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Entrepreneurship

#StartupsClub #DemoDay2014

Last year around July: Startups Club was about 4 months into its journey and had reached two cities.

We thought that we needed to do a big event. Well what would be the purpose of such an event? Most startups fumble around to get proper validation, whether from prospective clients, from people with sufficient industry experience or investors. We thought we would address that through this event. Most other events look at companies that are already getting some traction we wished to be open to companies that we at early stages or even idea stages.

The event unfolded and at the end of the event; one of the well-known Angel whom we had invited to be a part of the guest panel said – “This event is like a breath of fresh air in the Startup Eco-system.”

One incubators or the other present at the event invited most of the companies that made a presentation at the Demo Day. In order to make this happen, we spent several hours mentoring each of the company that was going to be presenting at the Demo Day. We connected them to potential clients. We rehearsed presentations with them. And to date, we are in touch with all of the companies to track their progress and to help them in any way possible. From the perspective of the participant companies, it was like a mini-acceleration camp.

This year we wanted it to be still different. So, we will continue to do the things that have made us stand out; the things that encourage startups to want to be a part of our event. We have also decided to do something that will help them get some seed capital. As a part of this, we started a campaign called ‘Fund A Startup’ We are looking to raise money from our members, acquaintances, as well as people from the startup eco-system; the funds raised will be given to the one Startup the guest panel thinks really deserves the funds.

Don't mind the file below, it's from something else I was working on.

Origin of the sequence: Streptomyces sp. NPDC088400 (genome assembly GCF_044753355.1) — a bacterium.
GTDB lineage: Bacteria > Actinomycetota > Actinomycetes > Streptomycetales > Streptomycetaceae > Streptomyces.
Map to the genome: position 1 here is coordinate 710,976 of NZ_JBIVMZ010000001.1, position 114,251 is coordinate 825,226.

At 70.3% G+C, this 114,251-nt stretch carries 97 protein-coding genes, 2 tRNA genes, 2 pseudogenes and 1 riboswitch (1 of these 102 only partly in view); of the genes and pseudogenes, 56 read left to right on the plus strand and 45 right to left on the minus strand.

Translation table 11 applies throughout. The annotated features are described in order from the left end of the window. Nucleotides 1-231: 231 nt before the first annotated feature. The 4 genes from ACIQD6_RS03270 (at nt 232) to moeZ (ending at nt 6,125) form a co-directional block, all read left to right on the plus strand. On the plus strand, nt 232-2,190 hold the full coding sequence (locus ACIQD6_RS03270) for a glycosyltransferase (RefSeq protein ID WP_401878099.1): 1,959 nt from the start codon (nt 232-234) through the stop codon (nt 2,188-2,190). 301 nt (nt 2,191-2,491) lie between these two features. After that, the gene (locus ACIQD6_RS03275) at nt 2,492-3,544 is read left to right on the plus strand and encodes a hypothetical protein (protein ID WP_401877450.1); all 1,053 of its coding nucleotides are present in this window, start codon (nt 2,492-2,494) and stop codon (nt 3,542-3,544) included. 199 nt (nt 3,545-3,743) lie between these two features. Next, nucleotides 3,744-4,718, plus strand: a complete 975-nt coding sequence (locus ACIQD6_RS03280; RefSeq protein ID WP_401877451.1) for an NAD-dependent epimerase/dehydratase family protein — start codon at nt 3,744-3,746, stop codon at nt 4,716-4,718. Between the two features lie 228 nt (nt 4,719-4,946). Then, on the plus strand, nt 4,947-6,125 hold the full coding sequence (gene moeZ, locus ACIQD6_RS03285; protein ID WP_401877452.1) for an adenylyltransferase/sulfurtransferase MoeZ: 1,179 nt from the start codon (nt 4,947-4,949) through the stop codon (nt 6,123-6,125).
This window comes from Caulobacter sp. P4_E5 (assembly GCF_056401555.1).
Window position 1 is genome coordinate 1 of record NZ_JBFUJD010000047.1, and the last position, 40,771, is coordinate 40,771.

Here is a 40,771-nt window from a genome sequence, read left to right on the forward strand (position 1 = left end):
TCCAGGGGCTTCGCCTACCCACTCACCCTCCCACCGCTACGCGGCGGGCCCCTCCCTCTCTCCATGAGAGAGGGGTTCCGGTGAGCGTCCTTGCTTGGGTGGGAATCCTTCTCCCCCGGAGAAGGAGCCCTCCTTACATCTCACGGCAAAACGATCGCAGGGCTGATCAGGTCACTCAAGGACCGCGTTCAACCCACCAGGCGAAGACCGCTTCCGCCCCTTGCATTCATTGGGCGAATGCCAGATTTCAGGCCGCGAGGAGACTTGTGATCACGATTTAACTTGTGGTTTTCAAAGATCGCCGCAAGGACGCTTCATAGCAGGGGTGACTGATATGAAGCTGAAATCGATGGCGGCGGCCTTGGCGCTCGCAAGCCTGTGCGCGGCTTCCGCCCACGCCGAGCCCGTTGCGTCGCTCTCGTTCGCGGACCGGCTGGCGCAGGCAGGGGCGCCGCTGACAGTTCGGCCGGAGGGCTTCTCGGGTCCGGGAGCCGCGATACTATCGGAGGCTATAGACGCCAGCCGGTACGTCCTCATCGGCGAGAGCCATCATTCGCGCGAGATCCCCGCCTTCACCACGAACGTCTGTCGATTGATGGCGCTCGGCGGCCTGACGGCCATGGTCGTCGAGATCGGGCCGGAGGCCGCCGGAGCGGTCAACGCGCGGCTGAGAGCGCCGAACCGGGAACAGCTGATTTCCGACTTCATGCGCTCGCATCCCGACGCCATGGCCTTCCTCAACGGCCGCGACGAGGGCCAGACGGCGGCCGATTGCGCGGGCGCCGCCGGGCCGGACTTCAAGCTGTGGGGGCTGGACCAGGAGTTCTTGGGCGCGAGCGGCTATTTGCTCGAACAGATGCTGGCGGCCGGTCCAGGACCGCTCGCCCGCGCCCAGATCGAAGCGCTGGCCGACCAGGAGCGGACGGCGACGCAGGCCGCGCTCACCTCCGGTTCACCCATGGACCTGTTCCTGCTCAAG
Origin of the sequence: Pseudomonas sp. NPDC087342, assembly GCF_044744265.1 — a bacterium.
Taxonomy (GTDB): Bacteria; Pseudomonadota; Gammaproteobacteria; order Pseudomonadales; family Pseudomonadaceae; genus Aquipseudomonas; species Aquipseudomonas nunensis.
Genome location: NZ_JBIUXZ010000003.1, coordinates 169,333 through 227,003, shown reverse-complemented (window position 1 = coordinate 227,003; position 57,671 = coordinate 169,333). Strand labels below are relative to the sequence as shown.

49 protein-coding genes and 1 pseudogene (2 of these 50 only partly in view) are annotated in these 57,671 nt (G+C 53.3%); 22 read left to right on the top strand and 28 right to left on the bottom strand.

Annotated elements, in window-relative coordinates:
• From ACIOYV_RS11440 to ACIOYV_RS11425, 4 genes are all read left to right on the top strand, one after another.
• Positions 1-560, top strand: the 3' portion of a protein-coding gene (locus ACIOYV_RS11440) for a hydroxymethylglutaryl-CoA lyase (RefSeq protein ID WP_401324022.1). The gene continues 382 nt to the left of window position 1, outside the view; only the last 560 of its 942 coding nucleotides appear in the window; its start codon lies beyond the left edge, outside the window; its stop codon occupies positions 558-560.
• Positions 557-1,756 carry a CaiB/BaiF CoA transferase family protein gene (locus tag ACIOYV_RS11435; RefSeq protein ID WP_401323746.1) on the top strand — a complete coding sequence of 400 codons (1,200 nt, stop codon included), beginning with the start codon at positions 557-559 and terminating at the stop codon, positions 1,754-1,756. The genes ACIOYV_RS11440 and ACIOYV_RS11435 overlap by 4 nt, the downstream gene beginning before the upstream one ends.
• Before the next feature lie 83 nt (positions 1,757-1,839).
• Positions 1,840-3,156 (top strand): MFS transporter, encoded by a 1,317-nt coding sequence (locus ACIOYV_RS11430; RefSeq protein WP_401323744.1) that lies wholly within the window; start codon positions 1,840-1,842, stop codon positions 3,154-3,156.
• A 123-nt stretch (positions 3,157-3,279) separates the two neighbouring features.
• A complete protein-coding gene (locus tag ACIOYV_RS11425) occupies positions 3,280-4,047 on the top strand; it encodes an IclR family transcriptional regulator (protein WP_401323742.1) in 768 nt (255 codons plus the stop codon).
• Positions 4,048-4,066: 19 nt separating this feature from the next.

As has been the case from the beginning, Startups Club itself was a huge experiment and this is another in a long list of experiments that we are performing in order to see how we can contribute better to the startup eco-system.

The successes of the past are now a memory and with renewed vigour we set out to conquer new peaks and reach new milestones in our journey as Startups Club.

Categories
Entrepreneurship

An Important lesson on managing Teams

I was wondering why it is, that we tend to have better meetings at Startups Club when the group tends to be smaller than when we have larger groups. I found the answer in a book called ‘The art of thinking clearly’.

In 1913 Maximilian Ringelmann, a French engineer, conducted an experiment on horses! After his experiment he concluded that the power of two animals pulling a coach did not equal twice the power of a single horse.

Obviously, he was mind-blown and he decided to test if the same applied in the case of humans. He had several men pull a rope and measured the force applied by each individual. He found that on average, if two men pulled together, each invested just 93% of their individual strength, when three pulled together, it was 85%, and with eight men, it was down to 49%.

This is explained using a phenomenon called Social loafing. When the effort of an individual is not as clearly evident, individuals do not tend to give a 100%.

Social loafing occurs in mental activities also! For example, in meetings, the larger the team the weaker their individual participation. Have you seen meetings where the speaker is goading people on, to be interactive, but barring a few, all the rest of them seem to be dead!

Once a certain number of participants are involved, their performance plateaus. Whether the group consists of 20 or 100 people is not important – maximum inertia has been achieved.

From the perspective of a startup this is a fact that just cannot be ignored, because it is imperative to achieve peak performance from all of the individuals who are a part of the team. This phenomenon makes it abundantly clear what an entrepreneur should be doing with his team; make them individually accountable!

Now do you understand why extremely large companies find it really hard to come up with path-breaking innovation?